on the sofa

grey with a splash of colour

fabric choices

first stripe on

pins

all in a row

off we qui;t

like ocean washed sand

chair

binding

with pug

one corner

one fold

the pocket

with sun

one valley

on the porch

in the garden

with wind

still blowing

the whole quilt

on the sofa

If you’d told me last year – or any of the last six – that I would love making quilts with swathes of grey I would have hooted out loud.  Why on earth would I do that when I was so often drenched in the grey of Melbourne’s mercurial weather and inner city living.  Honestly, when there would finally be a splash of sun after a week of heavy grey, especially in winter, I would almost cry with relief.

But here, on the glorious south coast of NSW – glittering sea to our east, smudgy purple mountains to our west, and rolling green hills and huge old gums round every bend – why, I’ve come to really like the soft smooshiness of grey.  So much so that first I started making an exploding star quilt with 5 different pieces of grey and was so excited by that, I bought I few more pieces and started making a very simple quilt to hang behind the newly restored antique organ.  In my head, four simple squares of four simple grey stripes, each turned a different way, with a riotous ribbon of all the favourite fabrics that were going into the exploding star and had already been stitched into the little houses quilt (still to quilt and share that one), finished with more simple grey then a turquoise binding.  Hung behind the organ (hiding a redundant door).  Looking just tickety-boo!

Within a handful of days the quilt was pieced, pinned out onto a lovely cream blanket (didn’t want any checks or stripes showing through those soft smooshy greys), quilted with the best squiggly wiggly I’ve ever managed, bound, a hanging pocket sewn on and boom!  Ready to hang.  With Noah at the dining table drawing – patiently jumping to help everytime I shrieked – and the fabulous Juliet Stevenson reading Elizabeth Goudge’s sweet tale of the Little White Horse in the background, I armed myself with ladder, hand drill, screwdriver and ruler to hang my first quilt at Wombat hill.  Such bliss!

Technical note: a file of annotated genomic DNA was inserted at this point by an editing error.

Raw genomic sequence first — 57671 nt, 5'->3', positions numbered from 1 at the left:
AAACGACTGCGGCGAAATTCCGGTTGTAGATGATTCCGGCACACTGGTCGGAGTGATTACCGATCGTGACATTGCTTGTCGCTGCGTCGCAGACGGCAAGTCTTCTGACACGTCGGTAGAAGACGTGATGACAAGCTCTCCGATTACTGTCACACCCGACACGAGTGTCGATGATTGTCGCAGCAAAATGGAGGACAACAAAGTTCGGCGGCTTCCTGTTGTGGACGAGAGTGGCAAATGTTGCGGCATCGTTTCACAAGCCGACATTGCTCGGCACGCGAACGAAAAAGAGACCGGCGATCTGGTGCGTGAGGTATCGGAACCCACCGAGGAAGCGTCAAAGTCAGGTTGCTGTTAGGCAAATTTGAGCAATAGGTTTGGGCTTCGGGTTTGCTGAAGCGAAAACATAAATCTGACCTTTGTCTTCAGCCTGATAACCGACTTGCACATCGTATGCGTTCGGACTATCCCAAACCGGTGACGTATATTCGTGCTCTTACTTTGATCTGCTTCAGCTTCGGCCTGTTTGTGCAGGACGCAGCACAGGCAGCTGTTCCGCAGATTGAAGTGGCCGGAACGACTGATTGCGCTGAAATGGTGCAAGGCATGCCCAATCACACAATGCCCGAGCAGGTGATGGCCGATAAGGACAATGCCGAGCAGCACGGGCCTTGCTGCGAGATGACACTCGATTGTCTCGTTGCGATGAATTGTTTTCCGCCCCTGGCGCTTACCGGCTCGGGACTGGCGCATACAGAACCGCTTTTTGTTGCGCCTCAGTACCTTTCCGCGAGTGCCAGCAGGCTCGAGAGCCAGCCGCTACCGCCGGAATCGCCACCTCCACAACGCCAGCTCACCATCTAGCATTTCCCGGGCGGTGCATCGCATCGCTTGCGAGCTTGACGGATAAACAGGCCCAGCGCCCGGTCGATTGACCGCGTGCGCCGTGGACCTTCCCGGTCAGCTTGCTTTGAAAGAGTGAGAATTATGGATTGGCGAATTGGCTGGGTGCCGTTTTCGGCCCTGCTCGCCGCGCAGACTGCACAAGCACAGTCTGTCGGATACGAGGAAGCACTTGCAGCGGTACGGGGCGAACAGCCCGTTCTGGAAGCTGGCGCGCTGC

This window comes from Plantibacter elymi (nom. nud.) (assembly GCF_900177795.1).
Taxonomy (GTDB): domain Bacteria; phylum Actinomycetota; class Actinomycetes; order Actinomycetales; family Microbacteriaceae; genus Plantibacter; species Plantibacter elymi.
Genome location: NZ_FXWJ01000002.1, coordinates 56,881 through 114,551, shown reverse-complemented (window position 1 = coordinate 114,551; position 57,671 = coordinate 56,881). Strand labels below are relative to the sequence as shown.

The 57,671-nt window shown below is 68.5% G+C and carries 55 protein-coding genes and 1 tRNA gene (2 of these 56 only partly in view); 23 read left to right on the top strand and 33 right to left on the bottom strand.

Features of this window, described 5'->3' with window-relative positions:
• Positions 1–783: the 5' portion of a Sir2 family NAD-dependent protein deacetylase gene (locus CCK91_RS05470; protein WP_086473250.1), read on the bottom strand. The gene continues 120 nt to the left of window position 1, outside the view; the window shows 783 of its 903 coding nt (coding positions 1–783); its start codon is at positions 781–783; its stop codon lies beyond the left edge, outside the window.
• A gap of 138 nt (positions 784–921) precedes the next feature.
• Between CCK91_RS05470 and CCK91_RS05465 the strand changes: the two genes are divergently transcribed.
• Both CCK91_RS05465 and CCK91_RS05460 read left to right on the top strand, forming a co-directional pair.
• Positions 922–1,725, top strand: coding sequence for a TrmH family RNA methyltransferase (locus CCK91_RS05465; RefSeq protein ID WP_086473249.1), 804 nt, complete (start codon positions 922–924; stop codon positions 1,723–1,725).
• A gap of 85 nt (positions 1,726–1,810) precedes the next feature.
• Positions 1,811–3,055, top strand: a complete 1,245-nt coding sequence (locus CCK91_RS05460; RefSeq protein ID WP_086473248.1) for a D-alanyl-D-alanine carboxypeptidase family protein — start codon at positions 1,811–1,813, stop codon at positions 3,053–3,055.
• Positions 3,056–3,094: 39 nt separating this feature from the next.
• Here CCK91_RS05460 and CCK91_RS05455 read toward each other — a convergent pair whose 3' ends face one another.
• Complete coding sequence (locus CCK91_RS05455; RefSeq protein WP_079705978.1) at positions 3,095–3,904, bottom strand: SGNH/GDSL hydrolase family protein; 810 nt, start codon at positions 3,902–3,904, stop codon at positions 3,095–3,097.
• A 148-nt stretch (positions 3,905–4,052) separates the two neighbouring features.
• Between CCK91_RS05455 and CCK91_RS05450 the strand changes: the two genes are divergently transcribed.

Except it looked ridiculously awful!  I think it’s a beautiful quilt – I love it!  And would cheerfully make it again and again and again with different colour combinations etc.  It was a very satisfying make and looks serene and fresh at the same time – but with this lovely splash of colour that draws your eye, begging you to say “Oh look!  There’s birds and unicorns and little girls playing hopscotch and foxes hiding amongst the foliage, and dachshunds that make me think of Toph, and pheasants strutting across the fields, and Kaffe (there’s always Kaffe) and wow! look at that glorious , favourite ever Anna Maria Horner mustard floral!”

Even better, it is related to the little houses quilt and the exploding star quilt.  I adore when I gather together a melee of prints – fat quarters, half metres, specially bought, dug out of boxes, trimmed off skirts – that I so love putting together and using over and over.  They bloom into my “cousin quilts” and make me smile when I look at them.

Nevertheless – despite almost an hour’s awkward effort with that ladder, hand drill, screw driver and ruler – my grey with a splash of colour looked stupid behind the organ.  Wrong dimensions, wrong colour (the greys blended too much into the off white wall) – and just way too crisp for an extravagantly turned and carved Victorian bellows organ with mirrors and candle holders.  Sigh. One of those moments.

Thankfully, after I’d climbed back up the ladder, and Noah and I slid the quilt off its hanging rod and dropped it onto the sofa in a huff … we realised that was exactly where grey with a splash of colour was meant to be.  On the plain white sofa, against the glowing yolky yellow walls of the living room.  Reflecting the wonderful, riotous colours of fields and trees, animals and flowers, sky and sunshine just outside the glass doors.  With the richly coloured Persian rug at it’s feet, and the needlepoint cushions resting in its corners.

And two dogs.  Of course.

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